Shea // Posted 14 November 2008 at 4:37 pm

They are both horrendous cases. Amy’s case reminds me of Sally Ann Bowman. What a tragic waste of life in both cases. I hope they put the man who did this and his mother as an accomplice, away for a very long time.

As for Duanna Johnson, I really hope if it turns out the police were involved then they are brought to account fast. That poor woman showed real courage trying to bring the b*stards to justice, it just goes to show how vulnerable trans women, especially of colour are. Its an especially poignant reminder in light of Obama’s victory that the USA (and UK) have a long, long way to go before we can call ourselves a tolerant or just society.

My heart goes out to the families and friends of both women.

Lynne Miles // Posted 15 November 2008 at 3:23 pm

Jennifer I think you’re right and I’m editing the article accordingly. Thanks for pointing it out.

Alyssa // Posted 19 November 2008 at 4:19 am

Disturbing.

Thank you for raising Duanna’s plight to the national awareness in the UK. Bindel and co. must be having kittens to see her life as a woman being respected here.

That said, are you are exploitig a dead trans woman to highlight orgs that address violence against women, when in fact these orgs would likely not consider them women, or worthy of consideration? Inquiring minds want to know.

It is your duty to disclose the trans woman friendliness record of any organization you present like this. Anything less is simple appropriation.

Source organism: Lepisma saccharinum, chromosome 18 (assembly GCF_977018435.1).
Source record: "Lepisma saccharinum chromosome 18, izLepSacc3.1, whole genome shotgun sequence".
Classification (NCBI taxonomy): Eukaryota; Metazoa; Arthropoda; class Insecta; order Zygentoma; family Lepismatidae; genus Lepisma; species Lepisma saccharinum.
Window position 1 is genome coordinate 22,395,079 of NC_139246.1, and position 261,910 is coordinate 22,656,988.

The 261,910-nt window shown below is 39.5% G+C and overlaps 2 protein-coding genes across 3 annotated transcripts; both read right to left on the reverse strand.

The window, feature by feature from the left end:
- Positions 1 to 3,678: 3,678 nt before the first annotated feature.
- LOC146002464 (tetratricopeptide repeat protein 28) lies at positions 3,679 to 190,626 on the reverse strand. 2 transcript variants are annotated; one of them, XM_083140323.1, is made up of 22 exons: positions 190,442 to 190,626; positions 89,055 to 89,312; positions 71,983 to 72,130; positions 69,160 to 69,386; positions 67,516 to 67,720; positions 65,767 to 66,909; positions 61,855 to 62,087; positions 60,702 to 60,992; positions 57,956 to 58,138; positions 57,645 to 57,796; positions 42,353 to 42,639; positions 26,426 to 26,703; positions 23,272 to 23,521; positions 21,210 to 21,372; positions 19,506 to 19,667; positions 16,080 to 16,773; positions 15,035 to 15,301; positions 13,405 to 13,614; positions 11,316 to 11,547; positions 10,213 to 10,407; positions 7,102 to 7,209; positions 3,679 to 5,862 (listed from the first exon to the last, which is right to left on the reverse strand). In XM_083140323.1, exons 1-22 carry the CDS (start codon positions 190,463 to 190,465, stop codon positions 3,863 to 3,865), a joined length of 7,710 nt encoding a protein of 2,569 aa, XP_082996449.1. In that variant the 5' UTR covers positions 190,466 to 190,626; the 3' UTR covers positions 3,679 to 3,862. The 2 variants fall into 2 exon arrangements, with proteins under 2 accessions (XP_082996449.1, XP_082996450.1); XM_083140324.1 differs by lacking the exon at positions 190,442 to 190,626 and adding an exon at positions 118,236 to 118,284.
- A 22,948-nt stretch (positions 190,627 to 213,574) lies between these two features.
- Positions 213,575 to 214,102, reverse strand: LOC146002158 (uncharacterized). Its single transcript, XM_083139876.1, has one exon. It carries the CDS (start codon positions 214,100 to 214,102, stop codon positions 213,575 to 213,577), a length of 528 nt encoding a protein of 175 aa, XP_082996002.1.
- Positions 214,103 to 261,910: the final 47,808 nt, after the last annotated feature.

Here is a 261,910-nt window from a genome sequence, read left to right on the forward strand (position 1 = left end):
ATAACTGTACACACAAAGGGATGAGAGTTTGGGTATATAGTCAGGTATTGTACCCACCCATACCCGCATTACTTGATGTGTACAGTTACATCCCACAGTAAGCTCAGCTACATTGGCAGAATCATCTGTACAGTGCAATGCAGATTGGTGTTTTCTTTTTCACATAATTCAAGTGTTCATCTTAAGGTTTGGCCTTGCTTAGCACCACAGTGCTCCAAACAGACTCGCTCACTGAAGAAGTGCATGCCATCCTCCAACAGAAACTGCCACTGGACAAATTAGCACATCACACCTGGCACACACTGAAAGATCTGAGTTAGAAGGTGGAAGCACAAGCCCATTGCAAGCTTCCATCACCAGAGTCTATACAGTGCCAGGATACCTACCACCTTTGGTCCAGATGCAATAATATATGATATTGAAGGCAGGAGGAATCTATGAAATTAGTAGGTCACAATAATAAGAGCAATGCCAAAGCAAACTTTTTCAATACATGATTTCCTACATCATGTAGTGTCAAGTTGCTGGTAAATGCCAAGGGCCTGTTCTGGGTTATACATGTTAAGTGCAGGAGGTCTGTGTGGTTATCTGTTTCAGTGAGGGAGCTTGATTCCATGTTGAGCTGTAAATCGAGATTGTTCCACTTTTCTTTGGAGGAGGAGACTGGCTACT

And damn tasteless, too. Even for all you got right in this post.

Lynne Miles // Posted 19 November 2008 at 6:42 pm

Alyssa

You’re right, and I apologise. It was not my intention to exploit the terrible murder of Duanna to publicize these organizations which are not trans-friendly, rather it was my naivety and lack of awareness in not double checking – I just assumed they’d be open to all women. And after the past year or so on this site I really should know better than to assume. The reason I included them at all is that it seemed at least to be a way to offer a glimmer of hope after having written a post about two such horrifying murders.

To the best of my knowledge and memory of the march, Million Women Rise is trans-inclusive (definitely some googling to check this out has confirmed that at least some fundraisers for the event are explicitly trans friendly). As for Our Voices Matter – I couldn’t find any information to say one way or the other. I have emailed both organizations for clarification, and as soon as I have better information I will post it. If either of them turn out to be trans-exclusive I will remove the listing from this post as, as you point out, they would then be inappropriate.

Thanks for calling it out, and apologies once again to readers.

Lynne

Alyssa // Posted 20 November 2008 at 4:26 am

Thank you very much.

Thank you very much.

Thank you very much.

keeley berry // Posted 16 March 2009 at 12:54 am

Amyleigh was my friend, shes missed so much, its un-bareable at times. everyone is going through a hard time right now with it, we all miss her terribly. rest in peace beautiful angel xxxxxxxxxx